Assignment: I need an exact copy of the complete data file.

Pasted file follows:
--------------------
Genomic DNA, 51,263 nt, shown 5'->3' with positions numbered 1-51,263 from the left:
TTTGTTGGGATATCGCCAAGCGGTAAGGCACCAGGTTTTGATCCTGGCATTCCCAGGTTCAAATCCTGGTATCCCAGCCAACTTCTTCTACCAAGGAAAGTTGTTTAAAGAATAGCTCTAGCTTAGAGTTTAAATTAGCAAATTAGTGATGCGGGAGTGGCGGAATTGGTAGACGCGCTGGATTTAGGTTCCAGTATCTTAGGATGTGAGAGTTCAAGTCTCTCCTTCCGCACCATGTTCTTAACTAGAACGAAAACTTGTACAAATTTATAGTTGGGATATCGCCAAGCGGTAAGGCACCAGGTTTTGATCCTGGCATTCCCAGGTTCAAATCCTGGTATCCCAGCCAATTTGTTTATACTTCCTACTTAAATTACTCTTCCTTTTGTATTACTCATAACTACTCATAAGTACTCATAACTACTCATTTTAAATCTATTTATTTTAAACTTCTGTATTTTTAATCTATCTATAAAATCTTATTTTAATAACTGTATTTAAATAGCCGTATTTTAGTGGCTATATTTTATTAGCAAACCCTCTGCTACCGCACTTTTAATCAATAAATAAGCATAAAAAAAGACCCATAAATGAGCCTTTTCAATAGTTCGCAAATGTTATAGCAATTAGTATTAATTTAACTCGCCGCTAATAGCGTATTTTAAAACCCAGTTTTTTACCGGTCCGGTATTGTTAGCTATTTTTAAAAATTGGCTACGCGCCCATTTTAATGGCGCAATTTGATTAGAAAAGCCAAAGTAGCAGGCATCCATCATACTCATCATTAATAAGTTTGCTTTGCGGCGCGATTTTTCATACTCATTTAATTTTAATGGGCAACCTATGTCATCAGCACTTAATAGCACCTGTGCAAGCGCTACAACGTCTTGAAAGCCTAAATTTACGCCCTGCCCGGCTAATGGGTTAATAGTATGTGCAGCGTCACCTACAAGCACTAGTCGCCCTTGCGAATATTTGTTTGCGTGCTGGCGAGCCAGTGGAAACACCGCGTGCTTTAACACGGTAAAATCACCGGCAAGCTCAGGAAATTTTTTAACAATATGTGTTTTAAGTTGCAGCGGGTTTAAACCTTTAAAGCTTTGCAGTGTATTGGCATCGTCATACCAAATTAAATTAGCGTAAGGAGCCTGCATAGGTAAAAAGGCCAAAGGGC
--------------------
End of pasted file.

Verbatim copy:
Genomic DNA, 51,263 nt, shown 5'->3' with positions numbered 1-51,263 from the left:
TTTGTTGGGATATCGCCAAGCGGTAAGGCACCAGGTTTTGATCCTGGCATTCCCAGGTTCAAATCCTGGTATCCCAGCCAACTTCTTCTACCAAGGAAAGTTGTTTAAAGAATAGCTCTAGCTTAGAGTTTAAATTAGCAAATTAGTGATGCGGGAGTGGCGGAATTGGTAGACGCGCTGGATTTAGGTTCCAGTATCTTAGGATGTGAGAGTTCAAGTCTCTCCTTCCGCACCATGTTCTTAACTAGAACGAAAACTTGTACAAATTTATAGTTGGGATATCGCCAAGCGGTAAGGCACCAGGTTTTGATCCTGGCATTCCCAGGTTCAAATCCTGGTATCCCAGCCAATTTGTTTATACTTCCTACTTAAATTACTCTTCCTTTTGTATTACTCATAACTACTCATAAGTACTCATAACTACTCATTTTAAATCTATTTATTTTAAACTTCTGTATTTTTAATCTATCTATAAAATCTTATTTTAATAACTGTATTTAAATAGCCGTATTTTAGTGGCTATATTTTATTAGCAAACCCTCTGCTACCGCACTTTTAATCAATAAATAAGCATAAAAAAAGACCCATAAATGAGCCTTTTCAATAGTTCGCAAATGTTATAGCAATTAGTATTAATTTAACTCGCCGCTAATAGCGTATTTTAAAACCCAGTTTTTTACCGGTCCGGTATTGTTAGCTATTTTTAAAAATTGGCTACGCGCCCATTTTAATGGCGCAATTTGATTAGAAAAGCCAAAGTAGCAGGCATCCATCATACTCATCATTAATAAGTTTGCTTTGCGGCGCGATTTTTCATACTCATTTAATTTTAATGGGCAACCTATGTCATCAGCACTTAATAGCACCTGTGCAAGCGCTACAACGTCTTGAAAGCCTAAATTTACGCCCTGCCCGGCTAATGGGTTAATAGTATGTGCAGCGTCACCTACAAGCACTAGTCGCCCTTGCGAATATTTGTTTGCGTGCTGGCGAGCCAGTGGAAACACCGCGTGCTTTAACACGGTAAAATCACCGGCAAGCTCAGGAAATTTTTTAACAATATGTGTTTTAAGTTGCAGCGGGTTTAAACCTTTAAAGCTTTGCAGTGTATTGGCATCGTCATACCAAATTAAATTAGCGTAAGGAGCCTGCATAGGTAAAAAGGCCAAAGGGC